I usually try to stay away from straight-up promotion of anything going on at the bookstore in this blog, but it would be disingenuous not to talk about the event that's taking up all my time and thought (other than the wedding, of course): tonight's Out of the Book event.
As you've probably heard all about, Portland indie bookstore powerhouse Powell's has produced the first in what they hope will be a series of short films about books and authors as part of a project called Out of the Book; sort of a filmic version of the author tour. The first features Ian McEwan's new novel On Chesil Beach. The film is distributed through independent bookstores all over the country; over fifty of them will be showing the film this week, either in their store or in cooperating venues. And each will create their own unique event around the film, from glamorous parties to writing contests to readings by other local authors and critics. The goal for all is to create conversation around the book, to go even above and beyond a regular author tour and make some literary, cultural things happen in all kinds of unique and local ways.
I feel like there's been more excitement in other parts of the country than in New York about this. And that's part of the point, after all. Though New York has the center of the publishing world and any author doing a U.S. tour is going to read here, Out of the Book means any bookstore that wants to can create a happening as literary and exciting as they wish, anywhere in the country. It's good to see a little blow to the New York-centric attitude.
But because we are here, our OOTB event has the potential to be something extra special. We're kicking off the evening with a performance by two young New York actors, who make the emotional heft of the novel almost painfully transparent. Then comes the film, then the panel discussion. Our panel includes not only the director of the film, Doug Biro, but two people interviewed in the film: NBCC president John Freeman, who will moderate, and novelist Colum McCann. They'll be joined by perenially fascinating novelist and memoirist Kathryn Harrison, and excluding the introduction by lil' old me (who also gets her ten seconds of screen time in the film), it's quite the star-studded evening.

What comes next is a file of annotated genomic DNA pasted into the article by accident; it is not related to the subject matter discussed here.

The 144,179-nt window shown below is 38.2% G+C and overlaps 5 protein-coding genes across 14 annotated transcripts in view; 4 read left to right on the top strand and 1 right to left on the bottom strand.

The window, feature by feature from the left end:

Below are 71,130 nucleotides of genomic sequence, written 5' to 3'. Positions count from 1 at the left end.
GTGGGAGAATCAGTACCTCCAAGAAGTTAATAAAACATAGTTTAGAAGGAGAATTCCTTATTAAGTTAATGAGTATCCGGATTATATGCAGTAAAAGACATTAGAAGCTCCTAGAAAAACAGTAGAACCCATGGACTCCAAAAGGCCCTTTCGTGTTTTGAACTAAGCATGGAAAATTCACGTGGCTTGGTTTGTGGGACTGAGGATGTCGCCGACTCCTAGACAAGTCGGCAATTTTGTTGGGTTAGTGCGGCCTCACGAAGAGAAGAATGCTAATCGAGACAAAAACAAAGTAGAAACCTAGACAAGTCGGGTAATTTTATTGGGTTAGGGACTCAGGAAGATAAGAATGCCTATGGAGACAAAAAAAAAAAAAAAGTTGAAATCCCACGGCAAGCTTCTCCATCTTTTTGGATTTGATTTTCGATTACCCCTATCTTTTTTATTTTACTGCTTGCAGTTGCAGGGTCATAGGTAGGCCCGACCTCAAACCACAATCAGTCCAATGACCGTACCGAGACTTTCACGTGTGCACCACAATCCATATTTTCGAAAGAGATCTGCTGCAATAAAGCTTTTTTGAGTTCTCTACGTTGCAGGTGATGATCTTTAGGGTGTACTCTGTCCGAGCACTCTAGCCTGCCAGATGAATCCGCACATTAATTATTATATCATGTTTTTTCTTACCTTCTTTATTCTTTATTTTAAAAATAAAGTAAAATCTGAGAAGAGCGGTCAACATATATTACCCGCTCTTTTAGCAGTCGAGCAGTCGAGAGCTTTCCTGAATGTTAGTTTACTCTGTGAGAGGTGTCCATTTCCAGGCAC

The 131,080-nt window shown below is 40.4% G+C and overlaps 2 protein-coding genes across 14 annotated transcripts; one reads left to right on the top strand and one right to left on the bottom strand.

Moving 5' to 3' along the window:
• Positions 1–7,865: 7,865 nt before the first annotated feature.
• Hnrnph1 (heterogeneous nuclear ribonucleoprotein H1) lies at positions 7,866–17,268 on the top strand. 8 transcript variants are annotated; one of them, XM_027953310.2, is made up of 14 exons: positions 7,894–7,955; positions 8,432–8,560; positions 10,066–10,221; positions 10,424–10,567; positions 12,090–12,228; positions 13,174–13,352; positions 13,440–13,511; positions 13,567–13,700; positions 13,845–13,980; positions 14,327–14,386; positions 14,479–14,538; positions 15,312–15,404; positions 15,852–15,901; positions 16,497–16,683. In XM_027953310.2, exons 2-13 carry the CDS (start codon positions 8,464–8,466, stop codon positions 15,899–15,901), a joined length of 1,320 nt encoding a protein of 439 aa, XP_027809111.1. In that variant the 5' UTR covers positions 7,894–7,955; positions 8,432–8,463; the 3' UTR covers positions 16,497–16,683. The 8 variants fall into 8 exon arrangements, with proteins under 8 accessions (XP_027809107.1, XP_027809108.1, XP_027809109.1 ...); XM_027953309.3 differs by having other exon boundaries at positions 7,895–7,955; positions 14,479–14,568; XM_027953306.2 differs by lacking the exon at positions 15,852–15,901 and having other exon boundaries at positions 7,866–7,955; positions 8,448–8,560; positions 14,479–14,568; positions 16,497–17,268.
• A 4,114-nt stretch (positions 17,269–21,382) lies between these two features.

And the part that most delights me is that the owners of the Pioneer Theater (a great East Village indie theater that will host the screening) have arranged for us to have an after party across the street at Mo Pitkins House of Satisfaction, a bar that often hosts literary events. The panelists and audience members will have a chance to mingle, drink, and continue that conversation about the book, the author, the film, and the project itself. It's the way it oughta be, I think.
So here's the shameless plug part: there are still a few tickets available. If you call McNally Robinson today, you might be able to get one set aside and have yourself a one-of-a-kind Friday night. If you can't, you may be able to hear the podcast at Powells.com later on. I'll hope to see you there...
Holiday Greetings from the Auckland Writers Festival
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